Black & Veatch announced today that it will relocate its Telecommunications and Special Projects professionals in Overland Park to the Overland Park Trade Center (OPTC) following building renovations. The move will consolidate some of the company’s operations into a single complex. The move also accommodates continued growth projected for Black & Veatch.
“Black & Veatch continues to achieve tremendous success in Overland Park and contribute to our state’s strong economic growth,” said Governor Sam Brownback. “With an excellent business environment and outstanding workforce, Kansas is an ideal place for companies to innovate, grow and create jobs.”
“This location offers the best solution for continued expansion in the KC Metro area,” said Steve Edwards, chairman and CEO of Black & Veatch. “The continued demand for the services we provide our clients is further enabling us to continue being a significant contributor of economic and community support in the region.”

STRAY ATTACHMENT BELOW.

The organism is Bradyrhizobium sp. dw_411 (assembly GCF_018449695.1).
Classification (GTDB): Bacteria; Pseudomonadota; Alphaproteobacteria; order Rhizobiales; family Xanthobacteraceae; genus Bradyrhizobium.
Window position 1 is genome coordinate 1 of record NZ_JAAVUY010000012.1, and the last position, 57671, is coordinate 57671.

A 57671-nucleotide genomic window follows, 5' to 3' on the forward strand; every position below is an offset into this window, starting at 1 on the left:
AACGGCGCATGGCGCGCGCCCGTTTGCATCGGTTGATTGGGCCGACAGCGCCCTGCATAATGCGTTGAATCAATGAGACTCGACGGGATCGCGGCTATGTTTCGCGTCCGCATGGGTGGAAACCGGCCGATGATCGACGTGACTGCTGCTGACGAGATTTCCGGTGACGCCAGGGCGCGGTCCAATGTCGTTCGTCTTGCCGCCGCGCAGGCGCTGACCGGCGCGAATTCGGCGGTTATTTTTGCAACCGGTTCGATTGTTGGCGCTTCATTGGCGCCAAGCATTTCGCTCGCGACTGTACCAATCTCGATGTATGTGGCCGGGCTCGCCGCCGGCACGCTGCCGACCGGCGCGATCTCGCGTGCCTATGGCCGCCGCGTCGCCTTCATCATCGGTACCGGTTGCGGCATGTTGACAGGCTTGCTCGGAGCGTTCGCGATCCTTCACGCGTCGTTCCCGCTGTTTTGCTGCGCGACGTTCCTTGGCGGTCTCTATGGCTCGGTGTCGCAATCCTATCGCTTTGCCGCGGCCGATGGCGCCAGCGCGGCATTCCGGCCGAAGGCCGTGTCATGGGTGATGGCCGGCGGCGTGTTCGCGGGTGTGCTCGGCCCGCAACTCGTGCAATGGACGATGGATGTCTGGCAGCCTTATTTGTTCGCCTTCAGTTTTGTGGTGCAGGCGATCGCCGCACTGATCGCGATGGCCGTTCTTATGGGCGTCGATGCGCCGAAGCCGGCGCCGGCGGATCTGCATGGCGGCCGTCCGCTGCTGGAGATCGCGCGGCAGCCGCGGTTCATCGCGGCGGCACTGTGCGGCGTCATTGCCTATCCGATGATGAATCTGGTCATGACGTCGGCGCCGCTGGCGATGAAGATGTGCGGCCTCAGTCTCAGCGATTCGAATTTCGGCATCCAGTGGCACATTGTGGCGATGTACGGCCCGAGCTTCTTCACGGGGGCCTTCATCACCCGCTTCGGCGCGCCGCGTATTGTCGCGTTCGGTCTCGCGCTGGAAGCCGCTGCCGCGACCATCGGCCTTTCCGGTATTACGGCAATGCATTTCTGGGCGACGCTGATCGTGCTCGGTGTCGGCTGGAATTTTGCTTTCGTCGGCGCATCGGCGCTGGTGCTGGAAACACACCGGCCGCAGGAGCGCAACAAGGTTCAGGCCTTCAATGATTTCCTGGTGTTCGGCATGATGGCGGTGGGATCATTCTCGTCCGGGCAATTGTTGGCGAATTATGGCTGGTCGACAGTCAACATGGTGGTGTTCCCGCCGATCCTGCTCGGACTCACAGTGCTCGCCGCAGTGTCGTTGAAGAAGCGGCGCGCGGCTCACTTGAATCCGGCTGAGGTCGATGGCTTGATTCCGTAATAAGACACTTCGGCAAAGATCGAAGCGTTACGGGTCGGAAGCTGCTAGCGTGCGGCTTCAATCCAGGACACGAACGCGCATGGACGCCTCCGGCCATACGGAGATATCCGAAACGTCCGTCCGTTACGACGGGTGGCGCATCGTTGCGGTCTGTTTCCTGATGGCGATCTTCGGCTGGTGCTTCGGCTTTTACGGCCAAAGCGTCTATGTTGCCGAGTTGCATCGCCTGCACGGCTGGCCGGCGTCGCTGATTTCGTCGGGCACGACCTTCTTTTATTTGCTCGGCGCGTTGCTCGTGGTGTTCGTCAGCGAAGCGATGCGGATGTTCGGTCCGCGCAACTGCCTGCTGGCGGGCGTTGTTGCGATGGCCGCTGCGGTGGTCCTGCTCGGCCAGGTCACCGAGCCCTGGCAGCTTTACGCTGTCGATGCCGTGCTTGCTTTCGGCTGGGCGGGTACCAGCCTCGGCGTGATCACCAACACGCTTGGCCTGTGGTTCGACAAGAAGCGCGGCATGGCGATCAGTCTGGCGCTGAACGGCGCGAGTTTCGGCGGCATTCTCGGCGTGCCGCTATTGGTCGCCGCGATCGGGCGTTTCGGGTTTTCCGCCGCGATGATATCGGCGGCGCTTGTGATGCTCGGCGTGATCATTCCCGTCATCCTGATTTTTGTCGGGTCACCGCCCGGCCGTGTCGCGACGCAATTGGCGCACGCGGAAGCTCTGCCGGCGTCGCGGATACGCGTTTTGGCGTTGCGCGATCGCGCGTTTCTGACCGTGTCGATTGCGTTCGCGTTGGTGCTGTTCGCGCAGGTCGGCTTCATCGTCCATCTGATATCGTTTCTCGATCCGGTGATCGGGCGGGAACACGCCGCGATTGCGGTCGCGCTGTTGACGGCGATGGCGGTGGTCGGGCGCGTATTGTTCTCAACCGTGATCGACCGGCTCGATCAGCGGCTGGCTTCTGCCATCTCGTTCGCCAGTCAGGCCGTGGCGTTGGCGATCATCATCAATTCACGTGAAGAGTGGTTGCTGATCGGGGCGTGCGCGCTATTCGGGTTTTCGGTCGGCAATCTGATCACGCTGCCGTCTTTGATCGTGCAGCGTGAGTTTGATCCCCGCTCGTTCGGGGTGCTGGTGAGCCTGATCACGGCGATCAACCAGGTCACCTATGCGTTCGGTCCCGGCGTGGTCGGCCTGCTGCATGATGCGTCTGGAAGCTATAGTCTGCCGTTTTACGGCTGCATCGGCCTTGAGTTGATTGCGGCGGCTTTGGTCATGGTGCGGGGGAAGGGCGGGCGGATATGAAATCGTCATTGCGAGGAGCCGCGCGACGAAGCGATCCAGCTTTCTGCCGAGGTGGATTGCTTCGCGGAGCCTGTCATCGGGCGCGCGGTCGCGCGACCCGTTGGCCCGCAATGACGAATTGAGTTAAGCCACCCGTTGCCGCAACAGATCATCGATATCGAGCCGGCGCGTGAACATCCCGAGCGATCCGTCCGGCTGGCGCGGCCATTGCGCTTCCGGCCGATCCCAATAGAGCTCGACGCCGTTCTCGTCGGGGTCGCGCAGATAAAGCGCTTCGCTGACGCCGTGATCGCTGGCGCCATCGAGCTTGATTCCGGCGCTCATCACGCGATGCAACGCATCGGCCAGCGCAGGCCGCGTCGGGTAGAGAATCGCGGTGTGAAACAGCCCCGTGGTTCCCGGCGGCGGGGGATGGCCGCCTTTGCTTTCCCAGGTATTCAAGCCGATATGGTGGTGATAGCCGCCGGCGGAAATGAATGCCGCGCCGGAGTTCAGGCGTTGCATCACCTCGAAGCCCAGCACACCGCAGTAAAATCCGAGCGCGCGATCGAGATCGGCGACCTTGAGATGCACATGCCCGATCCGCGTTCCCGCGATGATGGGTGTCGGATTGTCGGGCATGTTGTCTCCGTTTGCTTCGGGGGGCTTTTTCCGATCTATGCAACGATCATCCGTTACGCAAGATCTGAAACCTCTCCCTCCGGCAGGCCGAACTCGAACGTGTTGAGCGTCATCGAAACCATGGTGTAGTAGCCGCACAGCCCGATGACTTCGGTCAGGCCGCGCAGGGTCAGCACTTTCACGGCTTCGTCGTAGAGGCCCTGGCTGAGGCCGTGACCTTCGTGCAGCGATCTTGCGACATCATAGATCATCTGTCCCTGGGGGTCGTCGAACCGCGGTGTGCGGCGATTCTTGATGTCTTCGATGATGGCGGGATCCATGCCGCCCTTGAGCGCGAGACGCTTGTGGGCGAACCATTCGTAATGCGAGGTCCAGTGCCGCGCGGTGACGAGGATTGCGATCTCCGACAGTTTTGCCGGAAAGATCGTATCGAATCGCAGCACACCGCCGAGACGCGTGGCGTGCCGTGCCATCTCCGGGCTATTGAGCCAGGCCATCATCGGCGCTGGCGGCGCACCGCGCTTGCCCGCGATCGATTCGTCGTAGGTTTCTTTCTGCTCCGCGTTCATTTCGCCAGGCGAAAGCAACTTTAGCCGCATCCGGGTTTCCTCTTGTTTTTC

More than 700 Black & Veatch professionals will relocate from two Overland Park offices this fall to the OPTC, which is being renovated by Occidental Management of Wichita. In addition, the building has the potential to provide space for the company’s expected job growth of more than 500 new jobs in Kansas during the next five years.
The Telecommunications and Special Projects professionals in Overland Park are currently housed in Corporate Woods and 6601 College Boulevard.
“The strategic positioning of Black & Veatch allows it to achieve success in new and emerging fields of engineering,” said Overland Park Mayor Carl Gerlach. “The strength of telecommunications is a good example of a dynamic corporate leader like Black & Veatch providing leadership and job growth. On behalf of the city of Overland Park, we congratulate Black & Veatch and wish it further success and outstanding growth.”
Black & Veatch conducted extensive studies into the best solution for consolidating the professionals at a single site. Black & Veatch has a workforce of about 3,300 in the Kansas City metro area and a total workforce of more than 10,000 worldwide.